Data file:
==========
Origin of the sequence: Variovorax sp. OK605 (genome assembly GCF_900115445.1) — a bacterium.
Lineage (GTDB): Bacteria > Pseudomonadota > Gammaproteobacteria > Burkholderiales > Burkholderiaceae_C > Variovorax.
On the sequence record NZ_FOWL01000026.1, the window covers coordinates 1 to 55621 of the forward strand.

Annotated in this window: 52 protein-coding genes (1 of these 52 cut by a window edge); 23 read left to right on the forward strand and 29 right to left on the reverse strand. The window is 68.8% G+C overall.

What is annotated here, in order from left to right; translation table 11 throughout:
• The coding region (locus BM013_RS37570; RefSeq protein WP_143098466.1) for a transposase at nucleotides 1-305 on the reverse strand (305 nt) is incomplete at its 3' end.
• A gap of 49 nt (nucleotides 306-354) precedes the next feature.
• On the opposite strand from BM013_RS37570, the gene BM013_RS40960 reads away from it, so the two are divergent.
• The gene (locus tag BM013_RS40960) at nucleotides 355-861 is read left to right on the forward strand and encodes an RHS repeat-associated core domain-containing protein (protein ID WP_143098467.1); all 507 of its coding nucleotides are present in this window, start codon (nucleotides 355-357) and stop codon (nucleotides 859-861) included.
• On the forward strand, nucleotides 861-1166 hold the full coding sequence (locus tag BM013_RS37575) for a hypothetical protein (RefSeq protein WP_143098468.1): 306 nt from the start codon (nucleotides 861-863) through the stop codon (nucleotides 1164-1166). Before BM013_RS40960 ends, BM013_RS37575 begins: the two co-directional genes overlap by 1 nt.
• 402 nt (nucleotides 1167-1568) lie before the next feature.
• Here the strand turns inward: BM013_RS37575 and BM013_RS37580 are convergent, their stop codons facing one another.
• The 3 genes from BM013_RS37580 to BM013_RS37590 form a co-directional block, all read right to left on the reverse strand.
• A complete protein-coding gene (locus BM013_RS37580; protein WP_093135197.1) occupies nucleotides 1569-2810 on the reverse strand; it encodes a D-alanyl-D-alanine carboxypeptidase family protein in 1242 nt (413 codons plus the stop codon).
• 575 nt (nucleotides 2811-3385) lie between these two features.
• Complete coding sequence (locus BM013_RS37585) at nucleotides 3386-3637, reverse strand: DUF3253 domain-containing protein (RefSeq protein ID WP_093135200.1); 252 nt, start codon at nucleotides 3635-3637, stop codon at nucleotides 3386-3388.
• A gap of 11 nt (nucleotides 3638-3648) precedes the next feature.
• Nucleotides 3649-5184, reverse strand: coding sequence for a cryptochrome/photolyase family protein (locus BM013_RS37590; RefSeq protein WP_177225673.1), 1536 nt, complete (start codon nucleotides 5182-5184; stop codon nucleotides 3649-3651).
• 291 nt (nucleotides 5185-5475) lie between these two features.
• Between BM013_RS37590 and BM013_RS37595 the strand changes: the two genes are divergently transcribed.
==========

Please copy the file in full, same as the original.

Origin of the sequence: Variovorax sp. OK605 (genome assembly GCF_900115445.1) — a bacterium.
Lineage (GTDB): Bacteria > Pseudomonadota > Gammaproteobacteria > Burkholderiales > Burkholderiaceae_C > Variovorax.
On the sequence record NZ_FOWL01000026.1, the window covers coordinates 1 to 55621 of the forward strand.

Annotated in this window: 52 protein-coding genes (1 of these 52 cut by a window edge); 23 read left to right on the forward strand and 29 right to left on the reverse strand. The window is 68.8% G+C overall.

What is annotated here, in order from left to right; translation table 11 throughout:
• The coding region (locus BM013_RS37570; RefSeq protein WP_143098466.1) for a transposase at nucleotides 1-305 on the reverse strand (305 nt) is incomplete at its 3' end.
• A gap of 49 nt (nucleotides 306-354) precedes the next feature.
• On the opposite strand from BM013_RS37570, the gene BM013_RS40960 reads away from it, so the two are divergent.
• The gene (locus tag BM013_RS40960) at nucleotides 355-861 is read left to right on the forward strand and encodes an RHS repeat-associated core domain-containing protein (protein ID WP_143098467.1); all 507 of its coding nucleotides are present in this window, start codon (nucleotides 355-357) and stop codon (nucleotides 859-861) included.
• On the forward strand, nucleotides 861-1166 hold the full coding sequence (locus tag BM013_RS37575) for a hypothetical protein (RefSeq protein WP_143098468.1): 306 nt from the start codon (nucleotides 861-863) through the stop codon (nucleotides 1164-1166). Before BM013_RS40960 ends, BM013_RS37575 begins: the two co-directional genes overlap by 1 nt.
• 402 nt (nucleotides 1167-1568) lie before the next feature.
• Here the strand turns inward: BM013_RS37575 and BM013_RS37580 are convergent, their stop codons facing one another.
• The 3 genes from BM013_RS37580 to BM013_RS37590 form a co-directional block, all read right to left on the reverse strand.
• A complete protein-coding gene (locus BM013_RS37580; protein WP_093135197.1) occupies nucleotides 1569-2810 on the reverse strand; it encodes a D-alanyl-D-alanine carboxypeptidase family protein in 1242 nt (413 codons plus the stop codon).
• 575 nt (nucleotides 2811-3385) lie between these two features.
• Complete coding sequence (locus BM013_RS37585) at nucleotides 3386-3637, reverse strand: DUF3253 domain-containing protein (RefSeq protein ID WP_093135200.1); 252 nt, start codon at nucleotides 3635-3637, stop codon at nucleotides 3386-3388.
• A gap of 11 nt (nucleotides 3638-3648) precedes the next feature.
• Nucleotides 3649-5184, reverse strand: coding sequence for a cryptochrome/photolyase family protein (locus BM013_RS37590; RefSeq protein WP_177225673.1), 1536 nt, complete (start codon nucleotides 5182-5184; stop codon nucleotides 3649-3651).
• 291 nt (nucleotides 5185-5475) lie between these two features.
• Between BM013_RS37590 and BM013_RS37595 the strand changes: the two genes are divergently transcribed.